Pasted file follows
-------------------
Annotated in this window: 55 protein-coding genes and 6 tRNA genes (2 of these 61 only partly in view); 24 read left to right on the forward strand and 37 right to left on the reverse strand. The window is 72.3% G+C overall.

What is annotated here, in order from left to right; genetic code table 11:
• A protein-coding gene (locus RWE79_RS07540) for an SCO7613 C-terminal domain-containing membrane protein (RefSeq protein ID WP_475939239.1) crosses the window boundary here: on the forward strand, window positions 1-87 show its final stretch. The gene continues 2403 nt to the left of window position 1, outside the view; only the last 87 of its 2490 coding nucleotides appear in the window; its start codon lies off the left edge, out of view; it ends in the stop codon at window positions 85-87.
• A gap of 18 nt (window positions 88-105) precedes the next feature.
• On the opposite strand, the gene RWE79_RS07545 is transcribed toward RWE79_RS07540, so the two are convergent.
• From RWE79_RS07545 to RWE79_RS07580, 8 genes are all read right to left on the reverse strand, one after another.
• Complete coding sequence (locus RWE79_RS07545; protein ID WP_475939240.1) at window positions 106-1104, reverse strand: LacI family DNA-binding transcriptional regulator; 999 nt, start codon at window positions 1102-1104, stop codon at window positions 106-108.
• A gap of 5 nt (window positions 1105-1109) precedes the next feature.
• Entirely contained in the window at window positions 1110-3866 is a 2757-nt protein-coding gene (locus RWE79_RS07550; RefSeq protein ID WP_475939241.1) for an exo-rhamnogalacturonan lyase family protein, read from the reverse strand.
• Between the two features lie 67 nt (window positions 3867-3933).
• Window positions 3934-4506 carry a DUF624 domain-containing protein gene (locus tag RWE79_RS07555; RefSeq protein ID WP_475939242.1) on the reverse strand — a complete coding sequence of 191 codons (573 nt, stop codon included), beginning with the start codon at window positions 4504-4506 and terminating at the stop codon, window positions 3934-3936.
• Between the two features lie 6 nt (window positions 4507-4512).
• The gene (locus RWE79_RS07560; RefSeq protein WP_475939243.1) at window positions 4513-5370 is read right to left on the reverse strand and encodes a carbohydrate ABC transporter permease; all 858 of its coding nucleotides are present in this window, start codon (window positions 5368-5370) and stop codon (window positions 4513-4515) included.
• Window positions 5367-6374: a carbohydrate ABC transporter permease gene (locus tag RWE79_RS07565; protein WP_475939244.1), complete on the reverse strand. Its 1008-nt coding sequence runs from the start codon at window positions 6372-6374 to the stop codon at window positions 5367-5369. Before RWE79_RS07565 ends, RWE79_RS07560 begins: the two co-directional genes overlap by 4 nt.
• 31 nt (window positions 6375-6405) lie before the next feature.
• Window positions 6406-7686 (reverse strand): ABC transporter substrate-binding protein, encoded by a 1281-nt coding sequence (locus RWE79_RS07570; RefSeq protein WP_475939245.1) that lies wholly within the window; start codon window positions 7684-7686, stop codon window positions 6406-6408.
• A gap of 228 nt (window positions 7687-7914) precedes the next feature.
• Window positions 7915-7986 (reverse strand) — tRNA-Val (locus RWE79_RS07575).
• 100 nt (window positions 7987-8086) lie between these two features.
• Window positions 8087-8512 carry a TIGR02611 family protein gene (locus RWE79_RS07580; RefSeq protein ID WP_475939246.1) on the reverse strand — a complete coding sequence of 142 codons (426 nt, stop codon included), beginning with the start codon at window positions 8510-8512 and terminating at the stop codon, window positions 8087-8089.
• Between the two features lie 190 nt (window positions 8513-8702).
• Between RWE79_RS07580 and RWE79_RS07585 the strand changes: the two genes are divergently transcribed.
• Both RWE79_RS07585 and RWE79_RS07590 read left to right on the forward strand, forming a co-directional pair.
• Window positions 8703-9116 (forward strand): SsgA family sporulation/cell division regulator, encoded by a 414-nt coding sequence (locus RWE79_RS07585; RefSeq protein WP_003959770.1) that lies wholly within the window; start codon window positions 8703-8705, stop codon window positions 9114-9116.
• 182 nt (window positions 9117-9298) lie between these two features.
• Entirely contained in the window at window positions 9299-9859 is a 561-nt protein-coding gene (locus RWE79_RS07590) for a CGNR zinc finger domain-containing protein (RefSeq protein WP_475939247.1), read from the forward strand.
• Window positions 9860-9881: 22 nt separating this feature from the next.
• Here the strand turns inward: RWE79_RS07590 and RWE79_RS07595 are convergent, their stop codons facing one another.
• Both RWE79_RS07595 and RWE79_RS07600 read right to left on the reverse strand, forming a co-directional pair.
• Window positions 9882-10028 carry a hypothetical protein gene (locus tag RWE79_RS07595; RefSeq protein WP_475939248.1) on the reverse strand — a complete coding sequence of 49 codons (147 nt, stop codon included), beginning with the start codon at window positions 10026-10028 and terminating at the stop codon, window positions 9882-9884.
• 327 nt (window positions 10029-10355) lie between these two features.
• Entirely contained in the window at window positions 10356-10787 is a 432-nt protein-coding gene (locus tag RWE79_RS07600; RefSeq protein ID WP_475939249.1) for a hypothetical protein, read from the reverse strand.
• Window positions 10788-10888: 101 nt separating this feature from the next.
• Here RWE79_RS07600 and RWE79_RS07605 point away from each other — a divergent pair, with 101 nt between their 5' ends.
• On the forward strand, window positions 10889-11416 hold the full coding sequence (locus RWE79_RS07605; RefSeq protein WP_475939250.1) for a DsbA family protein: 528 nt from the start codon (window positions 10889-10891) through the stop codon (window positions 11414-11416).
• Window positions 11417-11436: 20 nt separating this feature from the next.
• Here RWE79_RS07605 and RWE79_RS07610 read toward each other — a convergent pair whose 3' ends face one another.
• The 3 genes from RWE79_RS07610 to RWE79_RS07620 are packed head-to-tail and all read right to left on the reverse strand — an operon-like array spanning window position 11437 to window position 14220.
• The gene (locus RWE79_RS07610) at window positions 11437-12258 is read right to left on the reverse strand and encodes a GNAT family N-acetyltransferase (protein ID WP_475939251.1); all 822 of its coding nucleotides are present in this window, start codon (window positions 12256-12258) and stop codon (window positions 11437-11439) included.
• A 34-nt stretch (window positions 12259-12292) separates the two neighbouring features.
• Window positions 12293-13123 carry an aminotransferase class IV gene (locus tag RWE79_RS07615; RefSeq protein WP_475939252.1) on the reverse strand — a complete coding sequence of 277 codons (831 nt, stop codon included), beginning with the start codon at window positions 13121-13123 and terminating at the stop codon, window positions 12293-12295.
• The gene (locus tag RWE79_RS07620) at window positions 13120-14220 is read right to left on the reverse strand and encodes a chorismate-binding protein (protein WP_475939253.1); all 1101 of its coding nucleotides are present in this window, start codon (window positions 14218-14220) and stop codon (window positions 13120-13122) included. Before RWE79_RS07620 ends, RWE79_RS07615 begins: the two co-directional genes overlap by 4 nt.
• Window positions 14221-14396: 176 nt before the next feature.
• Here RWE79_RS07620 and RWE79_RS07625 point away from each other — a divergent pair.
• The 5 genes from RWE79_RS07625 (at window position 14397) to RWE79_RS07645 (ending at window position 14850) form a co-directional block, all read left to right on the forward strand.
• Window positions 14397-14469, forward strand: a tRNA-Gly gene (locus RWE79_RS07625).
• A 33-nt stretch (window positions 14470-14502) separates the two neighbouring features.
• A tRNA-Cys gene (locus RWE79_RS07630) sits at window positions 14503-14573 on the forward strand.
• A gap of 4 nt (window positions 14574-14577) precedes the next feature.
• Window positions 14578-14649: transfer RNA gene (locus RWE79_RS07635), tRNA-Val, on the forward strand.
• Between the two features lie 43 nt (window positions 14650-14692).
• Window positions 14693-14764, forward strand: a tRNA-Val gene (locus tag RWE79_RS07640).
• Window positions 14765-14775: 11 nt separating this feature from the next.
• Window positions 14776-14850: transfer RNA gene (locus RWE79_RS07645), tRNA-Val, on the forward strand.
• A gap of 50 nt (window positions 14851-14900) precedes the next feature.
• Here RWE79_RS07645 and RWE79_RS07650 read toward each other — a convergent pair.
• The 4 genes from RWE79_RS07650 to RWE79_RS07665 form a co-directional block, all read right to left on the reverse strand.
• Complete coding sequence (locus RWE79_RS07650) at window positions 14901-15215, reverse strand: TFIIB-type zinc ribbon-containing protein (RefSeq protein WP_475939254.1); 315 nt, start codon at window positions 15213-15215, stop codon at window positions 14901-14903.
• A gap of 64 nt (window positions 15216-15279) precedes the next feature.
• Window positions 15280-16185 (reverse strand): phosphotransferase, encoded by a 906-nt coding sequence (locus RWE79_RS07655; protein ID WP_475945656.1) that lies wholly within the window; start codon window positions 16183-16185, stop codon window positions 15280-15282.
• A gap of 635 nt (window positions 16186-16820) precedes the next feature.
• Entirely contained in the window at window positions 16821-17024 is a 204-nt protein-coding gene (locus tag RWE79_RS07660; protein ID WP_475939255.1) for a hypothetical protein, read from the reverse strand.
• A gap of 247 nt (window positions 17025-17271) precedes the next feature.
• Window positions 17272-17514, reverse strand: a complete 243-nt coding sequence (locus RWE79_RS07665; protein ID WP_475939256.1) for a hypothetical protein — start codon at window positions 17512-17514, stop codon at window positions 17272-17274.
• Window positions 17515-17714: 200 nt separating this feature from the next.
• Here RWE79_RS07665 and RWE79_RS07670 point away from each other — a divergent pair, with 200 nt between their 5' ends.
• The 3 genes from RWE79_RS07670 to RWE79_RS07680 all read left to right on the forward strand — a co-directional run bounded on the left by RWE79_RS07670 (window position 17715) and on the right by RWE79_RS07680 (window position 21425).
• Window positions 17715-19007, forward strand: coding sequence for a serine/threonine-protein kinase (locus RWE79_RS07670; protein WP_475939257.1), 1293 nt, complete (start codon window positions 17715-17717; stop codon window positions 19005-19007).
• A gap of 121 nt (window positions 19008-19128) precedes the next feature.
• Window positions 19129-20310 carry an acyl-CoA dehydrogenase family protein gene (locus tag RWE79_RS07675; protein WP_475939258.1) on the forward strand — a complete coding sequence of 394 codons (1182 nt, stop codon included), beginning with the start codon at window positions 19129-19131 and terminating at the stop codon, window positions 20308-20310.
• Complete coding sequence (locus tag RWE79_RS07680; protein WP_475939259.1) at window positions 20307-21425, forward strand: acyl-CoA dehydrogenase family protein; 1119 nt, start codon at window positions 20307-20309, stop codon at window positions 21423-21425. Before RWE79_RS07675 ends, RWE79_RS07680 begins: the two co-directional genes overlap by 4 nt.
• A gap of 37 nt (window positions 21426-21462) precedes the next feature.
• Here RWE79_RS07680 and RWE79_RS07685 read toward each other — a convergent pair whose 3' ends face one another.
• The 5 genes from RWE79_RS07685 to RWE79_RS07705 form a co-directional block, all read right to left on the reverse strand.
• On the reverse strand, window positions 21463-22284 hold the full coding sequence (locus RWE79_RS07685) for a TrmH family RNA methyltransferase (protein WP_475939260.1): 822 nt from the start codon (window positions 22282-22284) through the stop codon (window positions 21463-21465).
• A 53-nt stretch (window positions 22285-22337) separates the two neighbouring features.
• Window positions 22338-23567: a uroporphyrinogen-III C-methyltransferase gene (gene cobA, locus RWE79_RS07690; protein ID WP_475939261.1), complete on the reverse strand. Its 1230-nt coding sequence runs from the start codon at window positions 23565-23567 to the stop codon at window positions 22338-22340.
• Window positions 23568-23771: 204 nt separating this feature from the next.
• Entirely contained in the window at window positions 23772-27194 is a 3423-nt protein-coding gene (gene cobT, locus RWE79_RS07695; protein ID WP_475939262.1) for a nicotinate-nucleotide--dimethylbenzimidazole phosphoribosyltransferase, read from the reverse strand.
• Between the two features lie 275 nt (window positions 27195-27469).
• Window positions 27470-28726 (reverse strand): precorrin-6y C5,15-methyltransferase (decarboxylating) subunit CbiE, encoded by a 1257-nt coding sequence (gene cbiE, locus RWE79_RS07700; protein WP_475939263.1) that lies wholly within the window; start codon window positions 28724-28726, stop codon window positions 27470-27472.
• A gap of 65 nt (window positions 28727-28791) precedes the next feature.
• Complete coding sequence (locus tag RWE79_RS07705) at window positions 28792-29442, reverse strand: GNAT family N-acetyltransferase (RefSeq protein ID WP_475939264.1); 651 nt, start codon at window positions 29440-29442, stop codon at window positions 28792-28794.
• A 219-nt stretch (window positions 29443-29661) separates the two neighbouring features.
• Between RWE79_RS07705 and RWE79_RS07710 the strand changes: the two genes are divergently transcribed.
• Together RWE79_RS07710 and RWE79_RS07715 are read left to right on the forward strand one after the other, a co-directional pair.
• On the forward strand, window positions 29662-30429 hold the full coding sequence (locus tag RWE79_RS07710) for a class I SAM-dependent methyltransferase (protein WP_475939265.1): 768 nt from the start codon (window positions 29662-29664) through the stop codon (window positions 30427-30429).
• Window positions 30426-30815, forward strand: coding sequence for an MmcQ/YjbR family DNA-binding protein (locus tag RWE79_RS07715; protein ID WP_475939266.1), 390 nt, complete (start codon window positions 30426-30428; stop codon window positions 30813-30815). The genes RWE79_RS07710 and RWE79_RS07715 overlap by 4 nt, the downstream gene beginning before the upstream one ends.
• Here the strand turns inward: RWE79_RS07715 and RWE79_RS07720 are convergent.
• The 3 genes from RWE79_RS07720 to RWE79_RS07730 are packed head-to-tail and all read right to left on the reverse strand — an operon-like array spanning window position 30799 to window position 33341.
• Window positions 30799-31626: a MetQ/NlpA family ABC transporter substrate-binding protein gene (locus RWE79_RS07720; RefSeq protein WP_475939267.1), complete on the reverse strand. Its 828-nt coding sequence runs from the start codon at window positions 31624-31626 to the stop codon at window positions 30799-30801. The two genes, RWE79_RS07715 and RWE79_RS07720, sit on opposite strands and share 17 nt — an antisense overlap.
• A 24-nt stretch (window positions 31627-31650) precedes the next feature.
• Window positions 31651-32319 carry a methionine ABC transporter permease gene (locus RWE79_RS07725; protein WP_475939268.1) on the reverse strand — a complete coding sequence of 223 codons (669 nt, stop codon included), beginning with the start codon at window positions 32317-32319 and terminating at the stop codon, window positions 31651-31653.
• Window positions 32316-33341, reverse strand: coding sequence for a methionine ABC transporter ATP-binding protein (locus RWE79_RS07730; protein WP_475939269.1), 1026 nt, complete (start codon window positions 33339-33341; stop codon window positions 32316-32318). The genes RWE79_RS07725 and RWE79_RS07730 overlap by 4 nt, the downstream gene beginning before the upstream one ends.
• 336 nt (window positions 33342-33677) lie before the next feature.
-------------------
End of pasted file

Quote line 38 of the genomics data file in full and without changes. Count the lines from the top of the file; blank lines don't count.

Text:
• The 3 genes from RWE79_RS07610 to RWE79_RS07620 are packed head-to-tail and all read right to left on the reverse strand — an operon-like array spanning window position 11437 to window position 14220.